THE EUROZONE’S economy has enjoyed a strong start to the year, business surveys revealed yesterday, despite separate figures pointing to a disastrous December period for the currency bloc’s retailers.
Output in the euro area economy grew at its fastest rate since June 2011 last month, according to Markit’s widely-regarded purchasing managers’ index (PMI).
However, Brussels statistics office Eurostat painted a gloomier picture, with news that retail sales were down 1.6 per cent in December compared to November – one per cent lower than a year earlier.
The dire figures from the Eurozone’s high streets reflected the sharpest monthly fall in two and a half years. Germany and Spain weighed the numbers down, with retail sales down 2.5 per cent and 3.6 per cent respectively on the month.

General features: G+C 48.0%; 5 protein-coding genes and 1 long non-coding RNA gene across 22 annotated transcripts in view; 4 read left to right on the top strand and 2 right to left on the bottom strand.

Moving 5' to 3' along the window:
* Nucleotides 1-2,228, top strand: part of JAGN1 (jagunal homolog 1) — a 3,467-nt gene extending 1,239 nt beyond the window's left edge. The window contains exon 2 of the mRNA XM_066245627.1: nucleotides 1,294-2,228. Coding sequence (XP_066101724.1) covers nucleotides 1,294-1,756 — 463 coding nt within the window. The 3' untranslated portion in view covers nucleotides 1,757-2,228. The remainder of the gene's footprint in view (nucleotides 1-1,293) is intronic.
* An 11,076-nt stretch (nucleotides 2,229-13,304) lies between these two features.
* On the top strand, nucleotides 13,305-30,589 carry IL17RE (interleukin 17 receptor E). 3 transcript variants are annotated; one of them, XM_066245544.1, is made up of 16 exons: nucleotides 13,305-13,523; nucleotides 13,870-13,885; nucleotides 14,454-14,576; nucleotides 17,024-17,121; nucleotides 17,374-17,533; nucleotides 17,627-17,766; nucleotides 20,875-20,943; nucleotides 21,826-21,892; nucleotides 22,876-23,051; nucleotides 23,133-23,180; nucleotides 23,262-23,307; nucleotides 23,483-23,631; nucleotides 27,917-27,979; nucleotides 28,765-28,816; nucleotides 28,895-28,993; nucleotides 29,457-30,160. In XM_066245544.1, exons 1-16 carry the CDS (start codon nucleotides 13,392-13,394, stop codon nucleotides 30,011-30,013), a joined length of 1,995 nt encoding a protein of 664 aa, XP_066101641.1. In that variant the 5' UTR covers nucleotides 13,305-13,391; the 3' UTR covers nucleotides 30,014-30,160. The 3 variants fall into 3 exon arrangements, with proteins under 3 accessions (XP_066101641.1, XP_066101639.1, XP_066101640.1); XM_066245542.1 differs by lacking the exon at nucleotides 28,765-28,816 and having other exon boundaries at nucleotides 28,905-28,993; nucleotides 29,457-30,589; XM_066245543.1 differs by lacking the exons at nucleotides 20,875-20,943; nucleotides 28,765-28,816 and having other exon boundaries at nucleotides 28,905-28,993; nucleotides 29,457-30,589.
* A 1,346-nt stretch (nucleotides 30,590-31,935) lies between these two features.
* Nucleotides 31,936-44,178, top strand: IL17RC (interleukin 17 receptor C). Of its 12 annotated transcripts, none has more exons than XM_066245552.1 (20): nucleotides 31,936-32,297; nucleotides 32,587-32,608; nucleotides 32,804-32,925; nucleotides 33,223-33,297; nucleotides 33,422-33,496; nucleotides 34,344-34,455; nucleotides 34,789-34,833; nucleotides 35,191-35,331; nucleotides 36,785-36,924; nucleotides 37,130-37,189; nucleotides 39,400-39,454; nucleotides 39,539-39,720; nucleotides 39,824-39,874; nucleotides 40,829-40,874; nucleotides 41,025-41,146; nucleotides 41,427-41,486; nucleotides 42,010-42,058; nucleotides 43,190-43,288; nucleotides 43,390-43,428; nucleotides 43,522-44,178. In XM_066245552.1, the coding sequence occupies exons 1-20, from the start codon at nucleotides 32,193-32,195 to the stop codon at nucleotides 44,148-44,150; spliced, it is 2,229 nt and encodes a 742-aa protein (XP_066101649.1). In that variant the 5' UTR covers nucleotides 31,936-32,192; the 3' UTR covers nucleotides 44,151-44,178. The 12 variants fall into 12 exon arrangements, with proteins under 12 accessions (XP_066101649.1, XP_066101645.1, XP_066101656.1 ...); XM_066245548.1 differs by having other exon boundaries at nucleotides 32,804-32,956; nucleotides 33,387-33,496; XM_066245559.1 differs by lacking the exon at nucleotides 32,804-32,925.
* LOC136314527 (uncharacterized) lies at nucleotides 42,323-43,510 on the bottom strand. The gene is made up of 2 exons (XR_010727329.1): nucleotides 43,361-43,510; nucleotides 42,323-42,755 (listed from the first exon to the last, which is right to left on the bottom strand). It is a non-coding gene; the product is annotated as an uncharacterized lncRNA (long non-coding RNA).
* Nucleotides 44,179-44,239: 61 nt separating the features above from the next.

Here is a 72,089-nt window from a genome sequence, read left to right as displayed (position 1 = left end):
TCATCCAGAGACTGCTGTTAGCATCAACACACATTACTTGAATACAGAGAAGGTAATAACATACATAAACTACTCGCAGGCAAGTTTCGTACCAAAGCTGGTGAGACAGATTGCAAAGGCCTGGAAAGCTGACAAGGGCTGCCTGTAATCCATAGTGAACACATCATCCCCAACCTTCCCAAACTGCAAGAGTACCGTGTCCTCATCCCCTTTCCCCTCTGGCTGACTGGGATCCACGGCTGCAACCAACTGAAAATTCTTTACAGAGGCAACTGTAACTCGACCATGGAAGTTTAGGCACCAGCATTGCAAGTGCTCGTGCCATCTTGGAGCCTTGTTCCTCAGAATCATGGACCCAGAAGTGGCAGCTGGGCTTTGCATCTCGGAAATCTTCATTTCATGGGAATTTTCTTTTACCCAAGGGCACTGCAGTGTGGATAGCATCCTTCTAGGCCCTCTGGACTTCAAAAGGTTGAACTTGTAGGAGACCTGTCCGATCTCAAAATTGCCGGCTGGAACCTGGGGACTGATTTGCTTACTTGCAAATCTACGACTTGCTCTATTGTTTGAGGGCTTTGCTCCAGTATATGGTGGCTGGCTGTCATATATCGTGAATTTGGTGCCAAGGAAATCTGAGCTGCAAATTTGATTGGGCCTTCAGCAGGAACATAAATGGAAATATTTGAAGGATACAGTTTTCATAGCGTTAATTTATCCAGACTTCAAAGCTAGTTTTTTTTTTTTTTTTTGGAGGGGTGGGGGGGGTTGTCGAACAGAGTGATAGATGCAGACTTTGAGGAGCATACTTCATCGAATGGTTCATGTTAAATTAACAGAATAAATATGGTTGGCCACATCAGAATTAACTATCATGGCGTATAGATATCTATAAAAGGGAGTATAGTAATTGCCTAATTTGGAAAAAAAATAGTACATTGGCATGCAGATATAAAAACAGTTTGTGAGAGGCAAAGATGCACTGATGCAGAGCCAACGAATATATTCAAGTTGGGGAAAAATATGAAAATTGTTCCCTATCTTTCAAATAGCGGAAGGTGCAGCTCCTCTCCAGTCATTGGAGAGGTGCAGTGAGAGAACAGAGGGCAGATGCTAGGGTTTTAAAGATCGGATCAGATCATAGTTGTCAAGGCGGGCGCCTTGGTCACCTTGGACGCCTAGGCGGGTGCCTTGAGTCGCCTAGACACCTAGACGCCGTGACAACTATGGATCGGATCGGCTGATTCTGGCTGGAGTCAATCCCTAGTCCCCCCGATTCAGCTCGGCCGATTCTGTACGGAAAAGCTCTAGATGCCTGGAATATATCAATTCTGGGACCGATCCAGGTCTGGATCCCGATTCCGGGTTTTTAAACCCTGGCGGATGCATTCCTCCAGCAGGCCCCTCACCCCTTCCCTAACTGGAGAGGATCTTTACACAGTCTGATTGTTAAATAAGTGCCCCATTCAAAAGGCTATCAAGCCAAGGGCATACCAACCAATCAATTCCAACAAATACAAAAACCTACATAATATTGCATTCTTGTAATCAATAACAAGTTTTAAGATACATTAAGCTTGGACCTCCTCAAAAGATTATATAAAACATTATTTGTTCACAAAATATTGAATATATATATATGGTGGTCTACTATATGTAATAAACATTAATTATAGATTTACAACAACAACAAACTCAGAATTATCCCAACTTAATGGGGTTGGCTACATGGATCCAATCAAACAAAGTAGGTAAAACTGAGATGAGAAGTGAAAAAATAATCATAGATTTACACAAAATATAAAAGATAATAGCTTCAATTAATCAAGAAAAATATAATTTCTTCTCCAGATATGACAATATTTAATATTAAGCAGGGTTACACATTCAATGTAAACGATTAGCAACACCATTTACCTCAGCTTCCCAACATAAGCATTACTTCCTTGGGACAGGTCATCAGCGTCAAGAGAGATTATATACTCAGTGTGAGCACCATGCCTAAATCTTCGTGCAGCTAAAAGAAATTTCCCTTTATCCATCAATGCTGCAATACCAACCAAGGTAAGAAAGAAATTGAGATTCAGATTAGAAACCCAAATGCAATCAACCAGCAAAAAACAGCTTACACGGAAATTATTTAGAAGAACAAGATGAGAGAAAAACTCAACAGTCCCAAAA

Nonetheless, the single currency area is expected to post a reasonable level of economic growth in 2014, with leaders hoping that the PMI figures bode well.
The Eurozone’s composite PMI – which incorporates most parts of the economy, including manufacturing – rose to a score of 52.9 in January, up from 52.1 in December.
All figures above 50 indicate economic growth.
Germany, the bloc’s largest economy, drove the expansion, with a composite score of 55.5 – its highest level in over two and a half years.
Meanwhile outside the Eurozone, the UK’s services sector saw its PMI score dip to 58.3 in January, from 58.8 at the end of last year. The number disappointed analysts, yet many were quick to note that it still points to robust economic growth.
“The sub-components still make excellent reading, with the key employment index moving higher, along with the outstanding business index which, at 55.3 stands at its highest since 1997,” said Nick Beecroft, of Saxo Capital Markets. “At this rate first quarter growth is looking like being one per cent.”